Identify mental models and mental hooks.
As you conduct your research, you’ll naturally begin to notice patterns: ideas and techniques that come up over and over again.
These concepts are called mental models, and they’re very important. Mental models are the most basic unit of learning: a way of understanding and labeling an object or relationship that exists in the world. As you collect accurate mental models, it becomes easier to anticipate what will happen when you take a specific action. Mental models also make it much easier to discuss your experiences with others.
You’ll also notice a few things that look like something you’re already familiar with. These are mental hooks: analogies and metaphors you can use to remember new concepts.
The more mental models and mental hooks you can identify in your early research, the easier it will be to use them while you’re practicing.
Imagine the opposite of what you want.
A counterintuitive way to gain insight into a new skill is to contemplate disaster, not perfection.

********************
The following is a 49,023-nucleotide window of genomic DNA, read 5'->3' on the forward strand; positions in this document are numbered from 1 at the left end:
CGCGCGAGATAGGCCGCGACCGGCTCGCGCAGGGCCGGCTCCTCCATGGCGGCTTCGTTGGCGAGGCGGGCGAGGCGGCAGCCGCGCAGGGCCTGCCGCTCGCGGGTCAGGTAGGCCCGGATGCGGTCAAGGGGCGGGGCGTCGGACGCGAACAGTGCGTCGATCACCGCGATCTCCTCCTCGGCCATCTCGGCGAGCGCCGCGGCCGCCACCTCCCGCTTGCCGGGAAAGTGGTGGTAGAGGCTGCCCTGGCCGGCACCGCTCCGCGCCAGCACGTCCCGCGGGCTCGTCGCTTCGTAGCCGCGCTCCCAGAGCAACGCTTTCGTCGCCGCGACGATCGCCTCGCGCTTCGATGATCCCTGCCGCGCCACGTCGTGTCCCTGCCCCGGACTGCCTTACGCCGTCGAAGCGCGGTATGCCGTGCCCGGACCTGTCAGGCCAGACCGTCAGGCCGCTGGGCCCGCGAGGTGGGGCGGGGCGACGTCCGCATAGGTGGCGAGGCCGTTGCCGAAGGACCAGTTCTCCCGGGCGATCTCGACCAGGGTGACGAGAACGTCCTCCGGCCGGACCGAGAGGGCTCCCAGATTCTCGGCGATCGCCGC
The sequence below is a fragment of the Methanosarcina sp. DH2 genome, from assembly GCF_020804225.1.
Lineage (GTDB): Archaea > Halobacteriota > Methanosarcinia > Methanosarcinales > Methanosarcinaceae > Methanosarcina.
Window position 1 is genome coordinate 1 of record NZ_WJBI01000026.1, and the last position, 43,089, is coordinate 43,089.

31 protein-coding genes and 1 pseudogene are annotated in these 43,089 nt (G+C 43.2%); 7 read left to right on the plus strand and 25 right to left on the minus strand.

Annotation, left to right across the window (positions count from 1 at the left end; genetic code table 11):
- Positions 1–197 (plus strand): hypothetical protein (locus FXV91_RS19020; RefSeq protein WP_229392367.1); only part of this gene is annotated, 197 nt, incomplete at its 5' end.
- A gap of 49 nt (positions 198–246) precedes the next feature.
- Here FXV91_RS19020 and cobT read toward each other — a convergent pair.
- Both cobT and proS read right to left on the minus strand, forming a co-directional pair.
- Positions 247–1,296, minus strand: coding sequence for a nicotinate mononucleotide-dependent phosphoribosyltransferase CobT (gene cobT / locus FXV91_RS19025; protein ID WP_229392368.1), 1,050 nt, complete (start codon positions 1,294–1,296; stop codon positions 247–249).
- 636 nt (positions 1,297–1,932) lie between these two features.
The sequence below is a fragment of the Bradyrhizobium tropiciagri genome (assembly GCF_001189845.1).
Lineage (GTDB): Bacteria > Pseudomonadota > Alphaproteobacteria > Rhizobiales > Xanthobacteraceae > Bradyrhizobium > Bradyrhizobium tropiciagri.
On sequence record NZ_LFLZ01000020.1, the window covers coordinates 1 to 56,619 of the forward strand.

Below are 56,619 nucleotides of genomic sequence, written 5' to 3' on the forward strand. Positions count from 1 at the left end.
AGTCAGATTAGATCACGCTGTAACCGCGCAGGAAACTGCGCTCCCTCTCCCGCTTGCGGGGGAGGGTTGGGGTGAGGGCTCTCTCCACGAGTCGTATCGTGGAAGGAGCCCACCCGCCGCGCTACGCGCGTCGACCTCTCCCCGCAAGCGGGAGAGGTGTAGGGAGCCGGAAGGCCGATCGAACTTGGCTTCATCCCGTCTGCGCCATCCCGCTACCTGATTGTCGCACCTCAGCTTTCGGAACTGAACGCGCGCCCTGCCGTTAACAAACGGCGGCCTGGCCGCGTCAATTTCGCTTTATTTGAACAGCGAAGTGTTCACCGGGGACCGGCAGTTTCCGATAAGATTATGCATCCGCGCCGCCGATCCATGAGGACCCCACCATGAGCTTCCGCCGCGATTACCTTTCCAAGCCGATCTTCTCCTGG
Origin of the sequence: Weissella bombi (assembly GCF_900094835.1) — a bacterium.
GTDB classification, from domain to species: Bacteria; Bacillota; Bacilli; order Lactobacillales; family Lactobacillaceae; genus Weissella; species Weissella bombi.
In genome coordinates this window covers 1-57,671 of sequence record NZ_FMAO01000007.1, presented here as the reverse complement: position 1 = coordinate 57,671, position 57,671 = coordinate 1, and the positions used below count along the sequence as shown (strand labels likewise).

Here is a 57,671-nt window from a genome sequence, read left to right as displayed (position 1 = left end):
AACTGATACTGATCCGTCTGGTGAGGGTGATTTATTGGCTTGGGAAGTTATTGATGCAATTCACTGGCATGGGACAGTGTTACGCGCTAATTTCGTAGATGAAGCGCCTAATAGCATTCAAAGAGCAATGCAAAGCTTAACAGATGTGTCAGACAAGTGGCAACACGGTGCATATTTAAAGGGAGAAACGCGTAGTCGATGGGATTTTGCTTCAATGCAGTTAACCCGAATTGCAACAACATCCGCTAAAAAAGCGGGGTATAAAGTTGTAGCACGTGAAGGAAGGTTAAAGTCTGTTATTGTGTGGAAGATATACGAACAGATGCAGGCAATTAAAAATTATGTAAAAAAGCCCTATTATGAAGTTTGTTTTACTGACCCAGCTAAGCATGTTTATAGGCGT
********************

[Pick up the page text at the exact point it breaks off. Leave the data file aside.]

What if you did everything wrong? What if you got the worst possible outcome?
This is a problem-solving technique called inversion, and it’s helpful in learning the essentials of almost anything. By studying the opposite of what you want, you can identify important elements that aren’t immediately obvious.
Talk to practitioners to set expectations.
Early learning helps you set appropriate expectations: What does reasonable performance for a beginner actually look like?
When you jump into acquiring a new skill, it’s very common to underestimate the complexity of the task, or the number of elements involved that are required to perform well. If the skill involves the possibility of social prestige, the associated mystique can also cloud early expectations.
Talking to people who have acquired the skill before you will help dispel myths and misconceptions before you invest your time and energy. By knowing what you can expect to see as you progress, you’ll find it much easier to sustain your interest in practice, and avoid becoming discouraged early in the process.
Eliminate distractions in your environment.
Distractions are enemy number one of rapid skill acquisition. Distractions kill focused practice, and lack of focused practice leads to slow (or nonexistent) skill acquisition. You can preempt this by taking a few minutes to anticipate and eliminate (or reduce) as many distractions as possible before you start practicing.
The most significant sources of distraction come in two forms: electronic and biological.”
Your television, phone, and Internet are electronic distractions. Turn them off, unplug them, block them, or otherwise remove them from your environment while you’re practicing unless they’re absolutely necessary for the practice itself.